Next, Saskia de Craen from Shell gave insight into the details regarding the truck-driver-coaching app. The most interesting thing with this measure is how it involves peer-to-peer coaching, which is shown to be most effective in existing coaching literature. Also, it is apparent why peer-to-peer came to be a necessity. Given that truck drivers have an incomparable amount of experience, it seems more credible to receive feedback from a fellow truck driver than top-down from a manager.
The coaching app is currently being improved on from the existing version. Now it is time for features which the team have been dreaming of implementing since the app was initially launched. This includes showing video footage for coaching purposes and a survey function among other things. As soon as the new version is online, the app will be distributed to selected truck drivers across Europe. The goal is to decrease harsh braking by 50%, but the definition of what “harsh braking” actually is has shown to be something up for discussion. Nonetheless, if showing promising results in real life, Saskia asserts the app will likely reach beyond the MeBeSafe project.
Mikael Ljung Aust is responsible for two measures at Volvo Cars. Regarding the first one, he told how to cleverly overcome some complications of the adoption of adaptive cruise control (ACC) in cars. The concept of the measure itself is simple. It is an HMI where you see an ambient design that changes from non-orderly to orderly the more you use ACC. But in order to evaluate the app in-use, it requires the driver to activate the ACC. Following the findings from a previous study, they knew it is not as easy as it sounds.
In this study, drivers had been guided by the cars’ limited voice-instructions: “Press the middle button”. Not surprisingly, people interested in tech did it in no time, but people with low interest assumed the system was a full-fledged voice assistant and replied with questions such as “What do you mean with middle button?” The system wasn’t able to reply back, and the users would not continue to activate ACC.
To overcome this complication, the team will conduct a Wizard of Oz study, i.e. people will believe they interact with a system while it in reality is a human. This way the team hope to coach even low-interest users into activating ACC, and subsequently be able to nudge for the continuous usage of it. For now, the app is installed in ten cars and the goal is to have a fleet of 50 in a few months. Along the way, the team hope to answer the question whether low-interest users will continue using ACC or not once they have been exposed to it.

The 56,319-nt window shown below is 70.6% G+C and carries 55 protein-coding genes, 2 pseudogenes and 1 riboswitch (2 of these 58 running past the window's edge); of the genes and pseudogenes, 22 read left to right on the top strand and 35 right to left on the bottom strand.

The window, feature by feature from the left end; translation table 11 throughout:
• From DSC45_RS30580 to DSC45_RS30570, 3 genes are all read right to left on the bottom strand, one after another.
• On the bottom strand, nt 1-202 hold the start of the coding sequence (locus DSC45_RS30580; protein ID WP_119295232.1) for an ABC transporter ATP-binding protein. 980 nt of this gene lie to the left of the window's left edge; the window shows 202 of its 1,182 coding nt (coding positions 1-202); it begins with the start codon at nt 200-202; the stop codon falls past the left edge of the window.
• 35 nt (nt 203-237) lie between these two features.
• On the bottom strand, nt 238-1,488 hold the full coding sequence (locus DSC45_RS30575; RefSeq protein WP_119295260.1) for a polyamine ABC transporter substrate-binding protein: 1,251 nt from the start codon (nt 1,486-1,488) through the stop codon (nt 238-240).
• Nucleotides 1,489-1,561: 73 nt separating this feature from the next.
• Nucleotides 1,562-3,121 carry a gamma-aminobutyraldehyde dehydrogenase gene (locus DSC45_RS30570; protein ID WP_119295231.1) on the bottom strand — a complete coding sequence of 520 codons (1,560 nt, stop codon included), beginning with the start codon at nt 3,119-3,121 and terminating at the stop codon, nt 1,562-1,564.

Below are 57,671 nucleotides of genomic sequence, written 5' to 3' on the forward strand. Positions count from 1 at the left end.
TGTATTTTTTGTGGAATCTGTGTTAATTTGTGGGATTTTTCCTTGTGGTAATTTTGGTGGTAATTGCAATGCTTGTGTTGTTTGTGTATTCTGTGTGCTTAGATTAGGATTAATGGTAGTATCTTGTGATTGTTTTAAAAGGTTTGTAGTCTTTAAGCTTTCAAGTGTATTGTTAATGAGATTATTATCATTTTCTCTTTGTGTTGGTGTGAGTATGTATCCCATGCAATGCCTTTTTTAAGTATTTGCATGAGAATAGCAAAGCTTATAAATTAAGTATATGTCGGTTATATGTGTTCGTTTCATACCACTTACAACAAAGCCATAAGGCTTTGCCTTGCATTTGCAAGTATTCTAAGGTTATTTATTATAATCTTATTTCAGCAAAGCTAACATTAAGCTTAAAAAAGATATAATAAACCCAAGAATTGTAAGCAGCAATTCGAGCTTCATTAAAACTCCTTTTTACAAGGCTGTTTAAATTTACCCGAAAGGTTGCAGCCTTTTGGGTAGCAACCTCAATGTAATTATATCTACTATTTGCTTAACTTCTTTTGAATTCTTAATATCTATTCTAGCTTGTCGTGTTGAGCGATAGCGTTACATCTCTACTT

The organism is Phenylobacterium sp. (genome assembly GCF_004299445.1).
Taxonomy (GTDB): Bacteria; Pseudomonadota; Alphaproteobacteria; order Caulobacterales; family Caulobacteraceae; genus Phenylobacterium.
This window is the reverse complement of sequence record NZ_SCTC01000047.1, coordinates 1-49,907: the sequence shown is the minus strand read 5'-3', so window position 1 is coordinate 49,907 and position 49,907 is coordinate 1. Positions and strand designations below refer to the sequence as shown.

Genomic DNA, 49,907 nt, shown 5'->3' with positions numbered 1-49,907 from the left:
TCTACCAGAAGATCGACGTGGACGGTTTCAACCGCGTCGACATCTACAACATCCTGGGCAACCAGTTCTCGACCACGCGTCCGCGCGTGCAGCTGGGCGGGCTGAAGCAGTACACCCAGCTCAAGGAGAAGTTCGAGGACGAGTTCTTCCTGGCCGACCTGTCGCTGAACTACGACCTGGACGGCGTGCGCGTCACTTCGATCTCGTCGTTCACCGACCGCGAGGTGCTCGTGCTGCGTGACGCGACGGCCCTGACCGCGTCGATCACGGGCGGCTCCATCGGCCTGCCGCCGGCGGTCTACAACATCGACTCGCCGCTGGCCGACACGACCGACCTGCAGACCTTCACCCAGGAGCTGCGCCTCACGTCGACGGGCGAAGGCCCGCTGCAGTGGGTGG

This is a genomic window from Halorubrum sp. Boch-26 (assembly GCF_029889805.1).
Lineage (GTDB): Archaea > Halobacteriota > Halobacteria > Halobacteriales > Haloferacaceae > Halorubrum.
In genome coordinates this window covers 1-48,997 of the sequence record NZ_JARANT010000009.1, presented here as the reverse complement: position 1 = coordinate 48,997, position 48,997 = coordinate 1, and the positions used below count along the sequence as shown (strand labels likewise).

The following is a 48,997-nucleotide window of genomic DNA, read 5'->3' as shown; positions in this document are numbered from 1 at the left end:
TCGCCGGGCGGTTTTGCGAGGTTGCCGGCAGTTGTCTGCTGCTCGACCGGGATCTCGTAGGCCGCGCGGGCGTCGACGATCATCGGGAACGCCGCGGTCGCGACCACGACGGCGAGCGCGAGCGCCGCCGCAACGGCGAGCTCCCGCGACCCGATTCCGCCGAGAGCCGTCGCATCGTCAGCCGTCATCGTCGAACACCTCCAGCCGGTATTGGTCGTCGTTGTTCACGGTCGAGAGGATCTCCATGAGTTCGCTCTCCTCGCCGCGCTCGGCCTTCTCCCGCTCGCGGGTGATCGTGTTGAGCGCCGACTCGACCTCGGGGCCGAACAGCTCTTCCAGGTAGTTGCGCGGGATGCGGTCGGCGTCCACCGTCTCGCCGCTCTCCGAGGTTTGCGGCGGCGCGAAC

The second measure from Volvo Cars is the in-car app nudging drowsy drivers to become aware of the state they are in. The plan now is to simply show a message prompting “If you take a pause within the upcoming minutes, you will have a movie ticket in your inbox”. The potential of the app depends on whether we can find an incentive that will work over time. The team will commence by offering something that actually means something to people. However, what would one driver’s reaction be if the incentives changed over time? Would the driver appreciate to receive a cup of coffee if named driver had previously received cinema tickets? The field trials will show us which road to take forward.
From here, Anna-Lena Köhler from ika, took a right turn and gave updates on the nudge aiming to make drivers adopt a safe speed. This nudge works by lights sequentially turning on and off on either side of the road, giving you the impression of driving faster than you actually are. It has now been built onto a real road exit in Eindhoven and is currently being fine-tuned. How tangible the excitement was as this news entered the room! It actually is quite rare for research to take the leap from theory and papers to something so physical and close to reality. The main focus will be to collect speed data over time and see how drivers are reacting. An elegant detail about this particular nudge is that it will only be activated if the driver’s speeding behaviour is considered risky. As such, the nudge will be used only as much as needed.
Ending this General Assembly, only as much as needed could summarize the essence of all MeBeSafe’s nudges and measures. Here in the middle of Europe, underneath a duvet of autumn leaves, we have now established our excitement. We are at the beginning of the field trials, and now is the time to test everything which has previously been simulated. Everything just got real.